ODF and its fire protective association partners suppressed 807 fires in 2016 that burned 5,554 acres and cost about $17.4 million. In comparison, the volatile fire seasons from 2013-2015 accounted for an annual average of 81,467 acres and about $88 million in fire suppression costs.
"Overall, we are pleased with the outcome of the 2016 fire season," said ODF Fire Protection Deputy Chief Ron Graham. "Thanks to aggressive and safe firefighting, we were able to keep several fires with great potential small in scale while keeping firefighter injuries to a minimum. We are thankful for our partners within Oregon's complete and coordinated fire protection system, including forest landowners, rural fire districts, and federal and state partners that played key roles throughout the fire season."
While acres burned were significantly less than normal, the number of human-caused fires was well above average. ODF's fire statistics show that more than 90 percent of the ignitions in 2016 resulted from people, up nearly 25 percent from the average. Graham said there is still a lot of work to be done through prevention.
"Fire prevention remains our top priority," he said. "Human-caused fires, especially debris burning and illegal, abandoned campfires continue to raise concern. We are constantly looking for new ways to raise awareness to reduce these unnecessary and careless fires."
The end of fire season does not mean the end of fire prevention. The public is urged to continue to practice vigilance with any activity associated with fire. When burning yard debris, do so during daylight hours under calm conditions. Scrape a fire trail down to mineral soil completely around burn piles. Keep piles small and manageable, feeding the fire periodically from larger piles. Monitor the burn carefully and keep a shovel and charged garden hose at the ready.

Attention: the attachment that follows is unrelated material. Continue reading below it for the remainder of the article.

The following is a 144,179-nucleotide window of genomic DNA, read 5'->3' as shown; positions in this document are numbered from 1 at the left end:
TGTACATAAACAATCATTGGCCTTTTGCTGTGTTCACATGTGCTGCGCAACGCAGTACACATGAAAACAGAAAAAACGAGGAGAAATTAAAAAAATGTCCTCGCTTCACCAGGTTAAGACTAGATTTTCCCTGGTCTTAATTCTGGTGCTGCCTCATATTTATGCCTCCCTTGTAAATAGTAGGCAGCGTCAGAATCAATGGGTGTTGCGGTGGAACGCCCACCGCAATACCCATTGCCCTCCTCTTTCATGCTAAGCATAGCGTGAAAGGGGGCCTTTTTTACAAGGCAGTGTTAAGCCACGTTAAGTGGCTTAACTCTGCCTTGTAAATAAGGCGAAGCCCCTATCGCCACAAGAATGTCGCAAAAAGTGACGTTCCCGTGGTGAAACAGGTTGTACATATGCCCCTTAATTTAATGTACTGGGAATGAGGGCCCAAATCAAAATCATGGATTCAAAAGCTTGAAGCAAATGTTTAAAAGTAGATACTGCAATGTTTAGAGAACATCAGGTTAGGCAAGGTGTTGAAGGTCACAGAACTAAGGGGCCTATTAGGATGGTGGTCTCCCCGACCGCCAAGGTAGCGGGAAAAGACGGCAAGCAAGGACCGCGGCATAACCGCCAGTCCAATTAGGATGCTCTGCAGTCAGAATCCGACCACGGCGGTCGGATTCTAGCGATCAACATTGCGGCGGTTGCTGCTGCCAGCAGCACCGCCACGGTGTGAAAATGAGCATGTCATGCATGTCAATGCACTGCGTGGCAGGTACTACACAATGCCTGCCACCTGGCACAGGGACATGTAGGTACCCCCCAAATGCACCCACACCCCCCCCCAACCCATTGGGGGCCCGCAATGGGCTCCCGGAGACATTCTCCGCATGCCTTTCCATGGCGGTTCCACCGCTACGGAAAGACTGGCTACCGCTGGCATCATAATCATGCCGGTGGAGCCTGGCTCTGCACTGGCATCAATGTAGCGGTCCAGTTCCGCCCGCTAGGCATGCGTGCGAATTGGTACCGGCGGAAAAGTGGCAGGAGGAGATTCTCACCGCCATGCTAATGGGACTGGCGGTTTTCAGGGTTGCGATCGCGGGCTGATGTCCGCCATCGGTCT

Just like a campfire, never leave the burn pile unattended and put the fire completely out before leaving. Revisit the burn site regularly over several weeks to make sure the fire has not rekindled.
Burn piles, especially tightly compacted piles, can hold heat and smolder for many weeks, rekindling when the temperature goes up and the wind blows. Residents should contact their local fire department before conducting any burning as restrictions vary among local fire districts.
Fire season is declared and terminated on a district-by-district basis based on fire danger conditions. Walker Range Fire Patrol, which provides protection for ODF near Crescent, was the first to declare fire season on June 1.
Below is a list of ODF Fire Protection Districts and their fire season start and end dates:
- Walker Range Fire Patrol Association, June 1-Oct. 13
- Central Oregon District, June 3-Oct. 14
- Klamath-Lake District, June 3-Oct. 13
- Southwest Oregon District, June 3-Oct. 13
- Douglas Forest Protective Association, June 8-Oct. 5
- Coos Forest Protective Association, June 24-Oct. 6
- Northeast Oregon District, June 28-Oct. 13
- South Cascade District, June 28-Oct. 5
- Western Lane District, June 28-Oct. 6
- North Cascade District, June 30-Oct. 1
- West Oregon District, July 5-Oct. 4
- Northwest Oregon District, July 30-Oct. 4